Joseph Stiglitz: Is Capitalism Working?

About four years ago, Nobel Prize winning economist Joseph Stiglitz was attending his 55th high school reunion in Gary, IN, when he heard a story that made him stand up straight. Then he heard another. And another.

These classmates’ stories – about themselves and their families – brought to life the statistics Stiglitz had been seeing in his economic charts: Lost jobs, poor access to health care, shorter life spans, crumbling infrastructure, lost opportunity, waning hope. The numbers hadn’t lied, and now they were talking to Stiglitz at this gathering with old friends.

Their message: The economy was broken. In fact, more than just the economy wasn’t working – Capitalism itself seemed off.

From his current and past work, Stiglitz knew the causes: Exploitation & market power; mismanagement of globalization; a deregulated financial sector that helped lead to the Great Recession; new technologies that threatened even more job displacement; the growing difference between wealth creation and wealth extraction.

Following that class reunion, Stiglitz further saw an erosion of society’s pillars, and – being an economist – connected them all: The economy, capitalism, and democracy. He decided to sound the alarm, and the result is his new, powerful book: “People, Power, and Profits: Progressive Capitalism for an Age of Discontent.”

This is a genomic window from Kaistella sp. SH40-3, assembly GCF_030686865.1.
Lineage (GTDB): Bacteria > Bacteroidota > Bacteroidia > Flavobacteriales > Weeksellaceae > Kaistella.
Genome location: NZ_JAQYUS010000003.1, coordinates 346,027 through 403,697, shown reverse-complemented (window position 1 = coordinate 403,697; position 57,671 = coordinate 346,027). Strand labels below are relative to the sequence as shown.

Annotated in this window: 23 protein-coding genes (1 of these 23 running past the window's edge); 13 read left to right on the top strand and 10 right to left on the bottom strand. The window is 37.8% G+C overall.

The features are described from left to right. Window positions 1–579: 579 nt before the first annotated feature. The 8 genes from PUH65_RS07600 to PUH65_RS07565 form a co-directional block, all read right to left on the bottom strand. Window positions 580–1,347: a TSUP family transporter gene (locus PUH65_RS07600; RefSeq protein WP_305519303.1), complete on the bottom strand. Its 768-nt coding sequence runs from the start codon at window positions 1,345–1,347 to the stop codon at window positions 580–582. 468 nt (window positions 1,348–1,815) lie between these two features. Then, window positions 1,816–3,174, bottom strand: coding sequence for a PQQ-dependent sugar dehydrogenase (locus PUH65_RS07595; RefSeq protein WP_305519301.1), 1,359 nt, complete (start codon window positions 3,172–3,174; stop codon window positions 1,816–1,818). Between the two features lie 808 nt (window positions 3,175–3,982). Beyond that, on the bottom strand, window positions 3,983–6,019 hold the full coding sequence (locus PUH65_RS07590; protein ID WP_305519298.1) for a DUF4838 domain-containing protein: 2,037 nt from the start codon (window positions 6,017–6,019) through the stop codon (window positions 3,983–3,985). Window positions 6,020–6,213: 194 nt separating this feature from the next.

Stiglitz has written a definitive economic (and political) blue print for these times – a detailed agenda he calls Progressive Capitalism. “We have to,” he says, “save capitalism from itself.” I was excited to explore the ideas with him and the conversation didn’t disappoint.

About Joe Stiglitz: Beyond the Nobel Prize, he has earned enough awards to be their own podcast. Just one early example: the John Bates Clark Medal in 1979, awarded by the American Economic Association to the "American economist under the age of 40 who is adjudged to have made a significant contribution to economic thought and knowledge.” Among his career highlights: He served as President Clinton’s Chair of the US Council of Economic Advisers, Chief Economist of the World Bank. He’s the best-selling author of more than 10 books and today is a University Professor at Columbia University.

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